The Culture of Control by David Garland
Crime and Social Order in Contemporary Society

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The past 30 years have seen vast changes in our attitudes toward crime. More and more of us live in gated communities; prison populations have skyrocketed; and issues such as racial profiling, community policing, and "zero-tolerance" policies dominate the headlines. How is it that our response to crime and our sense of criminal justice has come to be so dramatically reconfigured? David Garland charts the changes in crime and criminal justice in America and Britain over the past twenty-five years, showing how they have been shaped by two underlying social forces: the distinctive social organization of late modernity and the neoconservative politics that came to dominate the United States and the United Kingdom in the 1980s.

Garland explains how the new policies of crime and punishment, welfare and security—and the changing class, race, and gender relations that underpin them—are linked to the fundamental problems of governing contemporary societies, as states, corporations, and private citizens grapple with a volatile economy and a culture that combines expanded personal freedom with relaxed social controls. It is the risky, unfixed character of modern life that underlies our accelerating concern with control and crime control in particular. It is not just crime that has changed; society has changed as well, and this transformation has reshaped criminological thought, public policy, and the cultural meaning of crime and criminals. David Garland's The Culture of Control offers a brilliant guide to this process and its still-reverberating consequences.

About David Garland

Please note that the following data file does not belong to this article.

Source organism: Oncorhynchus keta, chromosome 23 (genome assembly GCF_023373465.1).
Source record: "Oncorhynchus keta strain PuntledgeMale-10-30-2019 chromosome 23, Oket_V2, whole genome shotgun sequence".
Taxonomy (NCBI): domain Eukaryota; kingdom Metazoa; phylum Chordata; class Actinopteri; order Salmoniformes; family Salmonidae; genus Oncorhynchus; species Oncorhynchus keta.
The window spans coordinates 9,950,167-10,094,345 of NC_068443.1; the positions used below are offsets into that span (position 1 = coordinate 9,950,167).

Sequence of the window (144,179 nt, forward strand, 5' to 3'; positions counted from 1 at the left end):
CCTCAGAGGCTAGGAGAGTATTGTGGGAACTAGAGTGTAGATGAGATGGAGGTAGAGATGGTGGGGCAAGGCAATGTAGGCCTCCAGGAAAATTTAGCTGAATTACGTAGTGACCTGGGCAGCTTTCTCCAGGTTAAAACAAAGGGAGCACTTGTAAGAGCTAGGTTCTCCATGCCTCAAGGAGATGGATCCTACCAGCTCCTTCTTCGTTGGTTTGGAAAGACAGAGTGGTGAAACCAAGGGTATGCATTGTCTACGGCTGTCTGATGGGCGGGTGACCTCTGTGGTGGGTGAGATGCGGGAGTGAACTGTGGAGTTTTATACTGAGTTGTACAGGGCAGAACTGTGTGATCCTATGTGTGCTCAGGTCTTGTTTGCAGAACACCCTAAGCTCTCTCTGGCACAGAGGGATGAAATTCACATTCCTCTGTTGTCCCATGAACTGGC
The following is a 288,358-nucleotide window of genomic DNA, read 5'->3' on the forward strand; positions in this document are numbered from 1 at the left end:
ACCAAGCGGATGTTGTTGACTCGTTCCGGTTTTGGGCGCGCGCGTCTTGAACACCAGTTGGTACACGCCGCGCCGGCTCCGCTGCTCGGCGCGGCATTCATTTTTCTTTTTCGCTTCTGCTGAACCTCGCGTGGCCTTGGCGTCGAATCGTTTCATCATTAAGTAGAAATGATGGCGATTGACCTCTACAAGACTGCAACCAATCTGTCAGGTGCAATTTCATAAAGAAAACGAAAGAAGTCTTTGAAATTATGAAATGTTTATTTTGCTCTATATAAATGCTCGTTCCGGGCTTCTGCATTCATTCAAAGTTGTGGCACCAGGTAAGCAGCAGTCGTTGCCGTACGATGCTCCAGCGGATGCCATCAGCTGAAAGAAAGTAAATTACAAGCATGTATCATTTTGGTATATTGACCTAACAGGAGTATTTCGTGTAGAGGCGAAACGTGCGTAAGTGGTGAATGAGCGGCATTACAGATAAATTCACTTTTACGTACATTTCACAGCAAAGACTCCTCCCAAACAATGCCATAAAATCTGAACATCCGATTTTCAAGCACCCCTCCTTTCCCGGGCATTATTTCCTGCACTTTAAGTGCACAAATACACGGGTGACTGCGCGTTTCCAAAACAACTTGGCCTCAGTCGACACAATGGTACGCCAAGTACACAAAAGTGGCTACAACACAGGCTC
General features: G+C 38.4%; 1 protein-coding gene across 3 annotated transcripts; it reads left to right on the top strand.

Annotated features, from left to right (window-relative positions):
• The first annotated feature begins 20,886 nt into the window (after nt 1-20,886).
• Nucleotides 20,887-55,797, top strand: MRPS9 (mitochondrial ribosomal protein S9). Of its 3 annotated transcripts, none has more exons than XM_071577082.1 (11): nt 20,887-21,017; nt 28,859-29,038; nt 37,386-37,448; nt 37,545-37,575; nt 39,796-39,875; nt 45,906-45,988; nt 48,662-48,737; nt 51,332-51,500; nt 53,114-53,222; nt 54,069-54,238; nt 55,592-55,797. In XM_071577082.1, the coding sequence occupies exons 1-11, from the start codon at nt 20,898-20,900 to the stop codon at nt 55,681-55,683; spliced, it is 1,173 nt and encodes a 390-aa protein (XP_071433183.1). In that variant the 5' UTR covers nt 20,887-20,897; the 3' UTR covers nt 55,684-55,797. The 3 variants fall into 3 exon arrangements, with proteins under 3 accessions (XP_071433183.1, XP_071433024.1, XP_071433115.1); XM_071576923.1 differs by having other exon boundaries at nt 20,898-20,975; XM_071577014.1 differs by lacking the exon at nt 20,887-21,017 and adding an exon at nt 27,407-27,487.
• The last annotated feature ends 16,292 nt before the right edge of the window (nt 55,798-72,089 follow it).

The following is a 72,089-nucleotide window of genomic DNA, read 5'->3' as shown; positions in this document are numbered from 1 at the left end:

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Randall McGowen is professor of history at the University of Oregon and co-author of The Perreaus and Mrs. Rudd: Forgery and Betrayal in Eighteenth-Century London. Michael Meranze is professor of history at the University of California, Los Angeles and author of Laboratories of Virtue.
Published June 1, 2001 by University Of Chicago Press. 336 pages
Genres: Political & Social Sciences, Law & Philosophy, Education & Reference. Non-fiction

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Publishers Weekly

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How, asks NYU Law professor Garland, did we—in both the U.S. and Britain—evolve into a society obsessed with crime and meting out increasingly harsh punishments?

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The New York Review of Books

In his outstanding review of David Garland’s book The Culture of Control: Crime and Social Order in Contemporary Society [NYR, September 25], Jerome Bruner provides a comprehensive explanation for the dramatic increase in the jail and prison population in this country over the past thirty years.

Dec 04 2003 | Read Full Review of The Culture of Control: Crime...

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